Consider how each of the following engages our individual or collective consciousness to reduce risk and increase our elegant use of energy, matter, information, and opportunity -- requiring minimal force and generating minimal resistance, while engaging our own and each others' life-energy:

  • Sustainability, Organics, Recycling, Permaculture, and Biomimicry (compared to domination of nature)
  • Cooperatives, Collaboration, Sharing, Openness, and Collective Intelligence (compared with competition and possessiveness)
  • Dialogue, Deliberation, Conflict Resolution, Peace, and Democracy (compared with domination, concentrated power, and war)
  • Compassion, Justice, Freedom, and Human Rights (compared with oppression)
  • Psychospiritual Development, Learning, Creativity, Beauty, and Play (compared with materialist consumerism)
  • Community, Networking, Support Groups, Mutual Aid, and Co-Creativity (compared with isolated individualism)

Our individualistic, consumerist, nature-dominating society -- and the wild expansion of our ancient capacities for competition, war and oppression -- have all been subsidized by the world-degrading cheap energy of fossil fuels. As that free-wheeling era comes to a close, two trends are emerging, both of which demand new forms and applications of consciousness. One is towards more efficient technologies and less toxic cheap energy sources. The other is towards more collaborative, synergistic, open, non-material ways of relating to each other and nature, which reduce the need for energy that is not already in us and which avoid or creatively use everything we previously thought of as waste.

As we move ahead on these developments, we know that consciousness and force are not mutually exclusive. We can dominate and manipulate the behavior and/or consciousness of other entities with minimal force by using our understanding of their motivations, feelings, beliefs, etc. -- or, in the case of physical objects and forces, understanding the laws and patterns that govern them -- to get what we want. That's pretty standard.

There's practically always a mix. In human affairs and systems we find both consciousness and force at work. There is a strong trend in human evolution, however, towards increasing the amount and role of consciousness in any interaction or system, and its capacity to resonate and work with what is, minimizing the use of force and other imported energy.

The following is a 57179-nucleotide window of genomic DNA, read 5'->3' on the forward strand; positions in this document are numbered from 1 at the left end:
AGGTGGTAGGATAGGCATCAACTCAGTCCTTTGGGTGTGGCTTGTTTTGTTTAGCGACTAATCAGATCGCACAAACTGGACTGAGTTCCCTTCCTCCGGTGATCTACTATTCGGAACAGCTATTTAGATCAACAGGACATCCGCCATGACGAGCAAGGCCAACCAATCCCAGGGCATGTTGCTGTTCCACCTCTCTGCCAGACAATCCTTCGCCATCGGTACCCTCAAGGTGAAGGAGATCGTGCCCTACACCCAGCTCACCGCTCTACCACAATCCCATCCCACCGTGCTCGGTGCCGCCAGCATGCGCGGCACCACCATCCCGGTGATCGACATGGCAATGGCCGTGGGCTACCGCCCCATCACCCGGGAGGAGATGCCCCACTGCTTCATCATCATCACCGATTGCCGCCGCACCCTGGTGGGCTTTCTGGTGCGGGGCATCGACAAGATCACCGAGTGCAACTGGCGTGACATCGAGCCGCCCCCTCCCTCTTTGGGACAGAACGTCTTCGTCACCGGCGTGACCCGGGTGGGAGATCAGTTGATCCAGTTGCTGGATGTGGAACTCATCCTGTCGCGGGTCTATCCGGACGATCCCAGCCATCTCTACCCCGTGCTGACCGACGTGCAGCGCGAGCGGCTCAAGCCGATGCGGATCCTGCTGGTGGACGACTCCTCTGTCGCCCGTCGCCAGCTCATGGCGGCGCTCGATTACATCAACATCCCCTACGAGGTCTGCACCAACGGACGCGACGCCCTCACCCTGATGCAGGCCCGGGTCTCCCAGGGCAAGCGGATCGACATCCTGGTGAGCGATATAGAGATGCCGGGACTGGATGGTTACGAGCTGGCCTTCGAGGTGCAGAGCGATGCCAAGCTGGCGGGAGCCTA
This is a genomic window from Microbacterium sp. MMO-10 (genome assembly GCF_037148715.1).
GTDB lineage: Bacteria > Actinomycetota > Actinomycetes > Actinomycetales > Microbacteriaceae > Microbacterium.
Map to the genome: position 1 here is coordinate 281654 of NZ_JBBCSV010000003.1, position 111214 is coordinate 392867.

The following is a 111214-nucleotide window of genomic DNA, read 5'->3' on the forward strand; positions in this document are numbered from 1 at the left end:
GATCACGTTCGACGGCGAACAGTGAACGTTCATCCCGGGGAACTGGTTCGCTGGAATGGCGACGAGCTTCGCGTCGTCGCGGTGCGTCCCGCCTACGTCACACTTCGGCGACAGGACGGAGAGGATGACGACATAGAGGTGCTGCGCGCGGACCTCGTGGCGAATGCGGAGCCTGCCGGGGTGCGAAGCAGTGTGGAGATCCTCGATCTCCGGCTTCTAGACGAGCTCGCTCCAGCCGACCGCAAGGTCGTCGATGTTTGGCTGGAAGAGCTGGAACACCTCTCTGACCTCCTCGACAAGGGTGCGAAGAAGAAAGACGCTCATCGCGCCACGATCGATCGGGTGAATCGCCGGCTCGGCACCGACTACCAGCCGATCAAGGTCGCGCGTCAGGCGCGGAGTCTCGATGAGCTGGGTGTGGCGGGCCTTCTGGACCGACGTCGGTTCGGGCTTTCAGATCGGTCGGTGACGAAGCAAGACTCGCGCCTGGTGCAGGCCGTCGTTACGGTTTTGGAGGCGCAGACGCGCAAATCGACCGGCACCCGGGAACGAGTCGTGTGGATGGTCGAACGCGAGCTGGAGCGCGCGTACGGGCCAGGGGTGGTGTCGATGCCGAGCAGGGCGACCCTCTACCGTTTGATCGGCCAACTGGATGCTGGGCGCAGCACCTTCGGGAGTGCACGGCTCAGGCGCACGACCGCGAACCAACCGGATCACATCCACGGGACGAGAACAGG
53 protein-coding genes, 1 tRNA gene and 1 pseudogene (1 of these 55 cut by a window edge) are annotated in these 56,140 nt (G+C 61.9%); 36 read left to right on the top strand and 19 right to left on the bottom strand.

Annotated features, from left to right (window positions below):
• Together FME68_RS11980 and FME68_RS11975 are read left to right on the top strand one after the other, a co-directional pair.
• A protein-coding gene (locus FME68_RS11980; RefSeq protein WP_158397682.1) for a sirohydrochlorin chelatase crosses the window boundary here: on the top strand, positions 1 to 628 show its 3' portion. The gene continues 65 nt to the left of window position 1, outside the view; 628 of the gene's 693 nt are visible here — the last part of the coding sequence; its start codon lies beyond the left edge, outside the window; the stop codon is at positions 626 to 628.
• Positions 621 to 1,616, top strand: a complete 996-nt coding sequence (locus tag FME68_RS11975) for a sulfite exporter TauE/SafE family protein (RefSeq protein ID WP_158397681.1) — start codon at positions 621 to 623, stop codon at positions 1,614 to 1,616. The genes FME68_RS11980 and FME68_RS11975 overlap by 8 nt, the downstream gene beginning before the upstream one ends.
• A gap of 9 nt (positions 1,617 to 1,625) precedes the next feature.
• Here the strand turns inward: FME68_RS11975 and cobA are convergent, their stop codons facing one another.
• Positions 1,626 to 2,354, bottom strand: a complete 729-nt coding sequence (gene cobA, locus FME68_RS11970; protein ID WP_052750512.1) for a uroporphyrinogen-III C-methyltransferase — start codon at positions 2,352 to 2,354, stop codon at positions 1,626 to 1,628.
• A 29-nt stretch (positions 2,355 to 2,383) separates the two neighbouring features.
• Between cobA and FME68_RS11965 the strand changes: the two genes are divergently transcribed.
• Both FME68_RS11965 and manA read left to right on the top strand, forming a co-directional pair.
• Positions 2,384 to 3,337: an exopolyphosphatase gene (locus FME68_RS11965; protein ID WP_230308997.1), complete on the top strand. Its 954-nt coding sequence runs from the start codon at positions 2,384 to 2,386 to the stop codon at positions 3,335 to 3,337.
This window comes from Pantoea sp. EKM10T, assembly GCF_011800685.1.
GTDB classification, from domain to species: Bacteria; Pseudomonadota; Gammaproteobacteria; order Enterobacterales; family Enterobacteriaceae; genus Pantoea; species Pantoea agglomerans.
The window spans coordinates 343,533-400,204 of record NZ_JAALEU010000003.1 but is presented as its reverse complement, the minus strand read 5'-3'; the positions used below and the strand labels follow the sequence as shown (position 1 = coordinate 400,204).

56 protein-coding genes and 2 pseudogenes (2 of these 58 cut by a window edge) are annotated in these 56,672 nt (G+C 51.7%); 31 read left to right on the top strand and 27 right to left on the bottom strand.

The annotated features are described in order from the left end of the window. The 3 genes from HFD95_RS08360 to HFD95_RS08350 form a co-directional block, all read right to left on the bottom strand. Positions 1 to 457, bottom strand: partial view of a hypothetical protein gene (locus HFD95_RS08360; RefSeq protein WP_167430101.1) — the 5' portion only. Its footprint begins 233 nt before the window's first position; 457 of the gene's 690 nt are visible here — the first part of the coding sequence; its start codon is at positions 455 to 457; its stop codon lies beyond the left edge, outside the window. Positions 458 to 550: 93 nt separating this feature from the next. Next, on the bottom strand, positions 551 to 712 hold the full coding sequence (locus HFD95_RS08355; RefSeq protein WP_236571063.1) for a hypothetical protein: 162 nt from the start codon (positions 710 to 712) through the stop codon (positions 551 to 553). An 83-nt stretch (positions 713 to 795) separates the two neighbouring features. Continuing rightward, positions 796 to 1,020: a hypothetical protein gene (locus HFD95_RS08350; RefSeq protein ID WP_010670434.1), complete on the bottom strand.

But we are in a transition time, and we will see and use combinations of force and consciousness that include:

  • CONTROL - the design of institutions, infrastructures, cultures, structures, and technologies that constrain channel, or facilitate selected behaviors
  • MANAGEMENT - directive leadership, motivation (rewards and penalties), laws and regulations
  • MANIPULATION - of consciousness and information, propaganda, public relations, and indoctrination
  • EVOCATION - inspirational and visionary leadership, support systems, providing contexts for people or organisms to do that part of what we want them to do which they already wish to do anyway (in contrast to supporting whatever they want to do or forcing them to do what they don't want to do).

Also in the midst of this transition we will stumble in our well-intentioned efforts to increase our consciousness and collaboration, grappling with egos, limitations, and old patterns. One friend joked that collaboration is a lot like teenage sex: Everyone's talking about it, not many are actually doing it, and those who are, are finding that it's a lot more complicated than they thought. Welcome to evolution in progress!

Further up the line, as our individual and collective consciousness develops, we enter more into collective resourcefulness and awareness of BEING the systems we are part of. We become less grounded in our separate self-interest and more connected to those deep parts of ourselves whose energies arise from what's universal and whole.

Moved by our own passion and sense of calling, we bring our unique gifts and perspectives, connect with others, and move in service to the whole, as the whole moves. We recognize dissonance and crises as evolutionary resources and ground ourselves less in certainties -- in old patterns and givens -- and more in tendencies, possibilities, and life energies -- and in the evocative processes that call them forth. The unknown then becomes a pregnant presence, and we become midwives for what wants to emerge, and protectors and nurturers of its new life.

This is an amazing evolutionary journey we are all on together.

With this perspective in mind, here are three provocative articulations of who we are and who we can become.

The first is the Dalai Lama's vision of our current evolution from force and violence to compassion, freedom, dialogue, democracy, co-operation, and truly informed minds -- "a fundamental shift in our attitudes and our consciousness -- a wider, more holistic outlook".

The second is a short video lecture by emotional intelligence pioneer Daniel Goleman about what makes us less than Good Samaritans.

The last, an article by professor of sociology and criminology Randall Collins, reveals research showing that we ARE NOT naturally violent and that we have to go through a lot to get ourselves to be violent. (Go down to the paragraph that starts "We need to dismiss the myth...")

See also

Conscious Evolution

Conscious Evolutionary Agentry